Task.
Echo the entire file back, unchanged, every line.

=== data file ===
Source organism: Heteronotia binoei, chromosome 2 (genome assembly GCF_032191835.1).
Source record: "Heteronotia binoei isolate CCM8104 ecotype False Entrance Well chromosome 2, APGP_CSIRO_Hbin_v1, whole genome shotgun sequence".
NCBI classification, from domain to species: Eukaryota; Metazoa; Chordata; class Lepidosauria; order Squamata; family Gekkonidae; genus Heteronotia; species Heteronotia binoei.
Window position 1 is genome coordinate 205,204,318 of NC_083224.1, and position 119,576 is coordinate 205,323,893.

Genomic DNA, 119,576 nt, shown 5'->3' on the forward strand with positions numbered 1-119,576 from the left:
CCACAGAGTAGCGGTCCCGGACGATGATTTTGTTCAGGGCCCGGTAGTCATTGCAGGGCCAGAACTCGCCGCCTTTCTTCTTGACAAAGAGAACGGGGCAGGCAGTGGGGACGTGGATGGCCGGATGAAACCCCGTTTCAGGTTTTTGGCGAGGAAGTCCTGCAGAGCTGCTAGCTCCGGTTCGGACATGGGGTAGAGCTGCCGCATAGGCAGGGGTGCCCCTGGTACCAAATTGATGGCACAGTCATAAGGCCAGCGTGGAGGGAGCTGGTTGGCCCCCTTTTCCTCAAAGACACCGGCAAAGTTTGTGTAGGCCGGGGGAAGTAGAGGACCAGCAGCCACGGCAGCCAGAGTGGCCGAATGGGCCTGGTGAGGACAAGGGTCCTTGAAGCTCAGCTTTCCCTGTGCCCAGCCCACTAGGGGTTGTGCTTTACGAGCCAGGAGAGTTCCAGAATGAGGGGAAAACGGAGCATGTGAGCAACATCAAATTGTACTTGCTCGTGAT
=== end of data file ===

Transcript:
Source organism: Heteronotia binoei, chromosome 2 (genome assembly GCF_032191835.1).
Source record: "Heteronotia binoei isolate CCM8104 ecotype False Entrance Well chromosome 2, APGP_CSIRO_Hbin_v1, whole genome shotgun sequence".
NCBI classification, from domain to species: Eukaryota; Metazoa; Chordata; class Lepidosauria; order Squamata; family Gekkonidae; genus Heteronotia; species Heteronotia binoei.
Window position 1 is genome coordinate 205,204,318 of NC_083224.1, and position 119,576 is coordinate 205,323,893.

Genomic DNA, 119,576 nt, shown 5'->3' on the forward strand with positions numbered 1-119,576 from the left:
CCACAGAGTAGCGGTCCCGGACGATGATTTTGTTCAGGGCCCGGTAGTCATTGCAGGGCCAGAACTCGCCGCCTTTCTTCTTGACAAAGAGAACGGGGCAGGCAGTGGGGACGTGGATGGCCGGATGAAACCCCGTTTCAGGTTTTTGGCGAGGAAGTCCTGCAGAGCTGCTAGCTCCGGTTCGGACATGGGGTAGAGCTGCCGCATAGGCAGGGGTGCCCCTGGTACCAAATTGATGGCACAGTCATAAGGCCAGCGTGGAGGGAGCTGGTTGGCCCCCTTTTCCTCAAAGACACCGGCAAAGTTTGTGTAGGCCGGGGGAAGTAGAGGACCAGCAGCCACGGCAGCCAGAGTGGCCGAATGGGCCTGGTGAGGACAAGGGTCCTTGAAGCTCAGCTTTCCCTGTGCCCAGCCCACTAGGGGTTGTGCTTTACGAGCCAGGAGAGTTCCAGAATGAGGGGAAAACGGAGCATGTGAGCAACATCAAATTGTACTTGCTCGTGAT